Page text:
Glendale Riled Over School Street Woes
The 104th Precinct’s new executive officer tackled traffic issues and crime during his visit to the Glendale Property Owners Association (GPOA) meeting last Thursday, Mar. 6, at St. Pancras Pfeifer Hall.
Capt. Tim Brown told the GPOA his role as executive officer at the 104th Precinct is to “focus mostly on traffic, quality of life issues and graffiti.”
“We’ll be doing a lot with traffic and pedestrian safety,” Brown said.is to “focus mostly on traffic, quality of life issues and graffiti. We’ll be doing a lot with traffic and pedestrian safety,” Brown said.
Replying to GPOA President Brian Dooley raising a concern over parents that park illegally when dropping-off and picking-up children near local schools, Capt. Brown tried to relate the delicate balance he has to strike with the community between lax enforcement and rigid policing.
Striking that correct balance requires officers to enforce existing laws, and keep a community safe, but not to bombard residents with sever penalties and heavy-handed policing.
“It’s a touchy thing. This is the parents of our community,” Brown said.
Det. Thomas Bell of the 104th Precinct Community Affairs Unit put the issue in focus from the NYPD perspective.
“What the captain is saying [is] do we want to go after them (parents),” Bell said.
“We know it’s an issue,” Brown added. As for a possible solution, he said, “These parents need to be told it’s a community issue.”
Brown added that he knows it has become a problem, not only in Glendale, but in many neighborhoods. “Every single meeting we go to, it’s the same complaint.”
According to the captain, the precinct has done targeted traffic enforcement sweeps and parents will comply for a period, but the problem continues because following the increased ticketing, most return to the old behavior–parking illegally in front of hydrants, blocking driveways and impeding the flow of traffic.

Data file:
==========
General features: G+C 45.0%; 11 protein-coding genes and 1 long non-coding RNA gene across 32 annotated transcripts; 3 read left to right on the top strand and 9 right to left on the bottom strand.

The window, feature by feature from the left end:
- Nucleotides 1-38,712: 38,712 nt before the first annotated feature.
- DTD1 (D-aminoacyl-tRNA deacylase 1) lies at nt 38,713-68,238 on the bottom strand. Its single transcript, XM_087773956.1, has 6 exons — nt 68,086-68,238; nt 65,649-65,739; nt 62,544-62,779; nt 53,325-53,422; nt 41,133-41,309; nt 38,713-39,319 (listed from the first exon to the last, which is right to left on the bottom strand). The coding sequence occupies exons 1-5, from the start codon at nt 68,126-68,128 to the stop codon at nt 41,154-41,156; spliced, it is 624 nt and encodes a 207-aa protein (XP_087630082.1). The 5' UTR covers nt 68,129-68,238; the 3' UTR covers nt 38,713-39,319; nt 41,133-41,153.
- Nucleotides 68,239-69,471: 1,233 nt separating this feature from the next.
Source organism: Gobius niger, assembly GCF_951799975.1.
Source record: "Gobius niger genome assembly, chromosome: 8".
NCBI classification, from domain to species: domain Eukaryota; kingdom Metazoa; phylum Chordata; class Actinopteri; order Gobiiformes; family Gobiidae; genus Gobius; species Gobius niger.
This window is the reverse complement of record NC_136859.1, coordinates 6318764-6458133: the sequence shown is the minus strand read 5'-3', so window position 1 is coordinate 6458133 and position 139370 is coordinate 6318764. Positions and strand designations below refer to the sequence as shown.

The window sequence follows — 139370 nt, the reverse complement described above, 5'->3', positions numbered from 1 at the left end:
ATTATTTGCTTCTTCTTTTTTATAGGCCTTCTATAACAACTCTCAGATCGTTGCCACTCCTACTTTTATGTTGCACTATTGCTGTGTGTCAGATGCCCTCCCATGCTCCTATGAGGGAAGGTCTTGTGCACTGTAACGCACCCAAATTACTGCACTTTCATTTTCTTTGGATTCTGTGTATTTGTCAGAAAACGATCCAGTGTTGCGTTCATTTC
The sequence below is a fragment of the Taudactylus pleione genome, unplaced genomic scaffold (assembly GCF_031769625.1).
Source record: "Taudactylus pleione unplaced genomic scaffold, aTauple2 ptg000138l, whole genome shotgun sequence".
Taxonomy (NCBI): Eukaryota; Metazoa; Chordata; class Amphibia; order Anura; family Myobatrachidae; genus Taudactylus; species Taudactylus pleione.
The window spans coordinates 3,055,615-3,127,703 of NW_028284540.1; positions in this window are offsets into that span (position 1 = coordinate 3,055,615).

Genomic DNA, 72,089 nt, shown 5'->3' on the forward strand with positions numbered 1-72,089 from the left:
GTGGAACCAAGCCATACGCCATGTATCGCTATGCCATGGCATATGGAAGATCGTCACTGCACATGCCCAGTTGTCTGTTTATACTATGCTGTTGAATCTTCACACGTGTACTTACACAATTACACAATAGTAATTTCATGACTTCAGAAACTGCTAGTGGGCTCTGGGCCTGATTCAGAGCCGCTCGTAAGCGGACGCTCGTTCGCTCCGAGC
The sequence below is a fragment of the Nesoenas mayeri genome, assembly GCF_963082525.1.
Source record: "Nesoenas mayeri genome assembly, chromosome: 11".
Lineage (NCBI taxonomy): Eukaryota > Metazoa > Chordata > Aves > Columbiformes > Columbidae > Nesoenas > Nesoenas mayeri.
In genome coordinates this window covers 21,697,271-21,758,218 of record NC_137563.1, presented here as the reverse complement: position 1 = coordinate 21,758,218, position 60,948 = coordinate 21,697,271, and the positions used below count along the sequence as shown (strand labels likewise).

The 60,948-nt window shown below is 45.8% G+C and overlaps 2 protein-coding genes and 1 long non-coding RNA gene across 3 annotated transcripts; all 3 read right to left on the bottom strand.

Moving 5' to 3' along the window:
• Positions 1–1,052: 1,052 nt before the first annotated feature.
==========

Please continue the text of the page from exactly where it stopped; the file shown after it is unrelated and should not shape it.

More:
In response to residents concerned that parents face no consequences for this activity, Brown said “Yeah, do we give summonses out, yeah sometimes. It’s an ongoing problem.”
Brown then addressed larger scale pedestrian safety issues like speeding. In the wake in Mayor Bill de Blasio’s “Vision Zero” traffic safety initiative which seeks to eliminate pedestrian deaths from traffic accidents, local precincts are stepping up efforts to reign-in driver scofflaws.
Brown told the group “my officers have discussed a speeding initiative at two locations because of community complaints.”
Brown also discussed the new city ban on electric bikes and people collecting bottles out of residential trash cans. He made clear to the group that the so-called “e-bikes” are illegal in the city.
The electronic powered vehicles look like scooters, and are often used by food delivery drivers. They have become an issue because the vehicles are often not properly registered or insured.
According to the captain, new enforcement will be stepped up shortly.
In the “next two weeks, we’re going to be taking those (vehicles),” Brown said. He made the announcement for the benefit of all in the community, but wants businesses that employ drivers to know that they are now illegal.
“It’s illegal and unsafe. So the merchants know, it’s a pedestrian safety issue,” he said.
Dooley expressed concern about bottle collectors sifting through residential trash, Capt. Brown told the group that the Department of Sanitation does have enforcement officers, but “not that many” and advised that bottle seekers are not allowed to through garbage or recycling unless it’s been put out on the curb.
Turning to other matters, Dooley reiterated the group’s opposition to the proposed construction of a homeless shelter in Glendale by Samaritan Village, a company that has come under recent increased financial scrutiny after a state audit revealed possible corruption and misuse of government donated funds.
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The Glendale Property Owners Association meets on the first Thursday of every month at the St. Pancras School located at 68-20 Myrtle Ave. in Glendale.